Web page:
On the first day our meeting was to feedback on the pilot Training Course and Train the Trainer course delivery – this was extremely positive, with 10 countries having successfully delivered the pilot courses. The remaining countries hope to be completing shortly.

I am now working on the completion of some minor changes and amendments resulting from the pilots; these will be incorporated into a new draft which will be sent out to all partners in early August for continuation of the training and a second round of pilot courses.

Whilst in Romania we were hosted by the ‘Alpha Foundation’, which provides services for children, young people and adults with learning disabilities in the Turges Mures. We were given a tour of their service and at lunch time were entertained by their resident singing group, comprised of individuals using the Alpha Foundation’s services – it was excellent.

On our evening off we were taken to visit the village of Sighisoara where the ‘real’ Dracula was born, who was the son of ‘Vlad the Impaler’ (also known as Vlad Tepes). It was fascinating to find out about the complex history of the town, and the country, but we did not come across any ‘vampires’!

Impact of the ECC

All the partners involved in the ECC have reported the excellent impact that the initiative is having, particularly in those countries where the social model of disability and the human rights based approaches are new ways of working. The ECC is an excellent tool to introduce these new ways of working to staff when they first start to work in a service.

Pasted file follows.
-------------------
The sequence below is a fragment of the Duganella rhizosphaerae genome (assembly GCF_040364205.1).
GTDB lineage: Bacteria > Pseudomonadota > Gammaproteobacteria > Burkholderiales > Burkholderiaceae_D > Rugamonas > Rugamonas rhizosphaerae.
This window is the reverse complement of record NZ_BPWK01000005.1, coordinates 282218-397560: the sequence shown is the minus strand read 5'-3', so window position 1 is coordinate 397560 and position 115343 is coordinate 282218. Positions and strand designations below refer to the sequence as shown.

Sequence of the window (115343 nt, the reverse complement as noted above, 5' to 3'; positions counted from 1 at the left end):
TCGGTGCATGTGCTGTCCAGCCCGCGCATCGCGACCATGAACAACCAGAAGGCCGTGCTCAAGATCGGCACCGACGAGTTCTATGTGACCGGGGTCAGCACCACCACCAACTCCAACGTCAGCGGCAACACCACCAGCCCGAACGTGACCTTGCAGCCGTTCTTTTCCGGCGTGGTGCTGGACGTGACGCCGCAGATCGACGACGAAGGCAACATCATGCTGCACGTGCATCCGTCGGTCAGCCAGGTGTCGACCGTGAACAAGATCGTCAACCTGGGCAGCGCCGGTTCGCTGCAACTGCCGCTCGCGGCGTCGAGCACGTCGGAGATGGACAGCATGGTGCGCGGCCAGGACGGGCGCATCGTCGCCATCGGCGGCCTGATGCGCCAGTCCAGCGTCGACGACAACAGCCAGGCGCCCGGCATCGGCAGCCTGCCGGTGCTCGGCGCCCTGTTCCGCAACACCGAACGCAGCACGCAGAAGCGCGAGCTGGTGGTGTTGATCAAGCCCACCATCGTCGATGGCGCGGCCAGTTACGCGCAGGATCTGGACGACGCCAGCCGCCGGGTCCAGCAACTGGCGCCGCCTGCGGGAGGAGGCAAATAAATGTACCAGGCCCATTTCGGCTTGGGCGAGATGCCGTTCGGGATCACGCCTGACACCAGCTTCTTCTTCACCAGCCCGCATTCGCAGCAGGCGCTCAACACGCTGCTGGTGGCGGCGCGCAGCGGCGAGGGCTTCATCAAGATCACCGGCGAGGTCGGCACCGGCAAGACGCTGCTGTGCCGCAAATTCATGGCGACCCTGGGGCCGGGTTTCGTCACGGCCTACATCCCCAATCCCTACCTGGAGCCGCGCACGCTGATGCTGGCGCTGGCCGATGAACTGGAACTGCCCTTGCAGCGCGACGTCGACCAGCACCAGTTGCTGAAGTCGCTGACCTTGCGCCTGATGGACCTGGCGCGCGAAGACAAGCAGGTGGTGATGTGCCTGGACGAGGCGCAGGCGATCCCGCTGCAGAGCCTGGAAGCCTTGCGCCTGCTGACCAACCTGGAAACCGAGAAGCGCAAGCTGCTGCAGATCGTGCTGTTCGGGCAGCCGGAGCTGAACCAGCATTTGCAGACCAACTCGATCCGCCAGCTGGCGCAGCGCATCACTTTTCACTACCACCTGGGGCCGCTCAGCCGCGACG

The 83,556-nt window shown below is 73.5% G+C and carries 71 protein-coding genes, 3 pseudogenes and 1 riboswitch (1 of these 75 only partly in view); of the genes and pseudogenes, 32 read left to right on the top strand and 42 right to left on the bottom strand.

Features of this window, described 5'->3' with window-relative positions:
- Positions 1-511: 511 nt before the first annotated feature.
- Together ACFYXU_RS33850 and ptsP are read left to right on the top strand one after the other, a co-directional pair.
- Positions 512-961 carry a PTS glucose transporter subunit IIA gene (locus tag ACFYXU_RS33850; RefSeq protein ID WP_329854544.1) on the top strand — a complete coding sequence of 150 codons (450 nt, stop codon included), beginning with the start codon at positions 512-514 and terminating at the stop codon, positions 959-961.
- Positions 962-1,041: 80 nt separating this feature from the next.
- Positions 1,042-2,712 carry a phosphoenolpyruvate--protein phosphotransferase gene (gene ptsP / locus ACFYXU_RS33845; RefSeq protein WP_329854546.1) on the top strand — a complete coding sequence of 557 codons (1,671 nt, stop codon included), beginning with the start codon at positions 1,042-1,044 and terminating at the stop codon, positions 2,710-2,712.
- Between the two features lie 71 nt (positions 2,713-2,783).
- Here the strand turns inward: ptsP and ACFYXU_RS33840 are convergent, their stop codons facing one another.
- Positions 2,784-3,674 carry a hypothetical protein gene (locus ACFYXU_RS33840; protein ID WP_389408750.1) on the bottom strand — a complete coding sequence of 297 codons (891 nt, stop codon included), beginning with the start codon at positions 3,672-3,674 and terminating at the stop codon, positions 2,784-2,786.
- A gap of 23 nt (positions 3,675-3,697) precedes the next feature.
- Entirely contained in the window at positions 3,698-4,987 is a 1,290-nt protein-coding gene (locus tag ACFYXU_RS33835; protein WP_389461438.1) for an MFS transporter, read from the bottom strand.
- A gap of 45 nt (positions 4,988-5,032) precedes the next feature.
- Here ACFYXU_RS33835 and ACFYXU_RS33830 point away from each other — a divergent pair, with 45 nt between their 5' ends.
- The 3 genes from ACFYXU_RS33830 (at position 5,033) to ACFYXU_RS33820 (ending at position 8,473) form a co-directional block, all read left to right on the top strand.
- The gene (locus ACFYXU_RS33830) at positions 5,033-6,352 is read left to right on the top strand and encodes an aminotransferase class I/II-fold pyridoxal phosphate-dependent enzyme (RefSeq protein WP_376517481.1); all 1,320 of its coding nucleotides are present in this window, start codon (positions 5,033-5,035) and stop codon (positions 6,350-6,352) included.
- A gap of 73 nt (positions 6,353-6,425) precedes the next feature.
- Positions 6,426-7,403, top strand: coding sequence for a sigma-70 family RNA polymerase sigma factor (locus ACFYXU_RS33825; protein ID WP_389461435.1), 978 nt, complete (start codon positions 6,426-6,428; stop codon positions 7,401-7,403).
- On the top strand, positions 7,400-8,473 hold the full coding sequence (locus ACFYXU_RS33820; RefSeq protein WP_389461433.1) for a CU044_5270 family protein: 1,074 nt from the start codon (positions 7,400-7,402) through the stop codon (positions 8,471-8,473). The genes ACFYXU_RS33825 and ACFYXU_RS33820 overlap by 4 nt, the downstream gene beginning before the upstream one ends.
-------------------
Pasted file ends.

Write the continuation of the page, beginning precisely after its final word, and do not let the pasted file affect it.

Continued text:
In England, where we have the Common Induction Standards that all new workers in Health and Social Care have to complete, the ECC may not seem as relevant. However, at ARC, we have thought about this and have ensured that all of our training materials cover the Common Induction Standards (CIS) and the ECC. This means that any workers who complete our Induction training will have covered the English requirements of the CIS and can go on to sit the ECC Exam and gain their European Care Certificate. This will then be accepted across the European countries. Two areas covered in one!

Other work promoting the ECC

Last year I was also involved in a further piece of work in Europe, funded by the Council of Europe, which was about delivering a Human Rights based approach to social care using the ECC. This was called ‘Getting the Basics Right in Care’ and included delivering a 3-day training course to staff working in Health and Social Care in Sarajevo, Bosnia. The training was a pilot course that the Association for Real Change was running for the Council of Europe, which, if successful, was to be rolled out to other countries.

The training was successful and this year I was approached by the Council of Europe to deliver another ‘Getting the Basics Right in Care’ course, this time in Astrakhan in the Federation of Russia.